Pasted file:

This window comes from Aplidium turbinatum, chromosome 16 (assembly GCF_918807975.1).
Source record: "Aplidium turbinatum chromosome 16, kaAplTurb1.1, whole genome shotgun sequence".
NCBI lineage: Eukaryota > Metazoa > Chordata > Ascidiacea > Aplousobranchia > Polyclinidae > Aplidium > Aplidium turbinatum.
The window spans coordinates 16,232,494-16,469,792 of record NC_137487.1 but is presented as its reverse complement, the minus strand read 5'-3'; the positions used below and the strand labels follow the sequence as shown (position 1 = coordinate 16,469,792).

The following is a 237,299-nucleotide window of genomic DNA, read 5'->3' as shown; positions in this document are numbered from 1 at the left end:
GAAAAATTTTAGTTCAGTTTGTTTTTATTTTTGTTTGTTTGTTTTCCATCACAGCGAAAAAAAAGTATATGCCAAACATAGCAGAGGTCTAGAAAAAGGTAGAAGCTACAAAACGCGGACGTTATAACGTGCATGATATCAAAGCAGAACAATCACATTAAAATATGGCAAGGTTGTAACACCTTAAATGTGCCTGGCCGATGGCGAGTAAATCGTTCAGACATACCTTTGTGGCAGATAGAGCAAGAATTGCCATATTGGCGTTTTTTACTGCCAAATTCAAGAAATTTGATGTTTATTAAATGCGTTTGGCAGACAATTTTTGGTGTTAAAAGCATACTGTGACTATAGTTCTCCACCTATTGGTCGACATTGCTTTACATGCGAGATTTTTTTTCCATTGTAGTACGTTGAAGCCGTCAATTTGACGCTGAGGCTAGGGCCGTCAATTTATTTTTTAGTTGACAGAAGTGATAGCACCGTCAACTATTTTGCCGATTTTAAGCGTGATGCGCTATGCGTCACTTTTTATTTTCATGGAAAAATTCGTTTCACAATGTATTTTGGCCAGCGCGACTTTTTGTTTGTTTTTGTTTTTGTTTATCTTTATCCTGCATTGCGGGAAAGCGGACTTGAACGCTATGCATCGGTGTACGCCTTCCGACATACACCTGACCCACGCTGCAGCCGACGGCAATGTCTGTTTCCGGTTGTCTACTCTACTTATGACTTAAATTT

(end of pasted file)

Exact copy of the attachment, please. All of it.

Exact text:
This window comes from Aplidium turbinatum, chromosome 16 (assembly GCF_918807975.1).
Source record: "Aplidium turbinatum chromosome 16, kaAplTurb1.1, whole genome shotgun sequence".
NCBI lineage: Eukaryota > Metazoa > Chordata > Ascidiacea > Aplousobranchia > Polyclinidae > Aplidium > Aplidium turbinatum.
The window spans coordinates 16,232,494-16,469,792 of record NC_137487.1 but is presented as its reverse complement, the minus strand read 5'-3'; the positions used below and the strand labels follow the sequence as shown (position 1 = coordinate 16,469,792).

The following is a 237,299-nucleotide window of genomic DNA, read 5'->3' as shown; positions in this document are numbered from 1 at the left end:
GAAAAATTTTAGTTCAGTTTGTTTTTATTTTTGTTTGTTTGTTTTCCATCACAGCGAAAAAAAAGTATATGCCAAACATAGCAGAGGTCTAGAAAAAGGTAGAAGCTACAAAACGCGGACGTTATAACGTGCATGATATCAAAGCAGAACAATCACATTAAAATATGGCAAGGTTGTAACACCTTAAATGTGCCTGGCCGATGGCGAGTAAATCGTTCAGACATACCTTTGTGGCAGATAGAGCAAGAATTGCCATATTGGCGTTTTTTACTGCCAAATTCAAGAAATTTGATGTTTATTAAATGCGTTTGGCAGACAATTTTTGGTGTTAAAAGCATACTGTGACTATAGTTCTCCACCTATTGGTCGACATTGCTTTACATGCGAGATTTTTTTTCCATTGTAGTACGTTGAAGCCGTCAATTTGACGCTGAGGCTAGGGCCGTCAATTTATTTTTTAGTTGACAGAAGTGATAGCACCGTCAACTATTTTGCCGATTTTAAGCGTGATGCGCTATGCGTCACTTTTTATTTTCATGGAAAAATTCGTTTCACAATGTATTTTGGCCAGCGCGACTTTTTGTTTGTTTTTGTTTTTGTTTATCTTTATCCTGCATTGCGGGAAAGCGGACTTGAACGCTATGCATCGGTGTACGCCTTCCGACATACACCTGACCCACGCTGCAGCCGACGGCAATGTCTGTTTCCGGTTGTCTACTCTACTTATGACTTAAATTT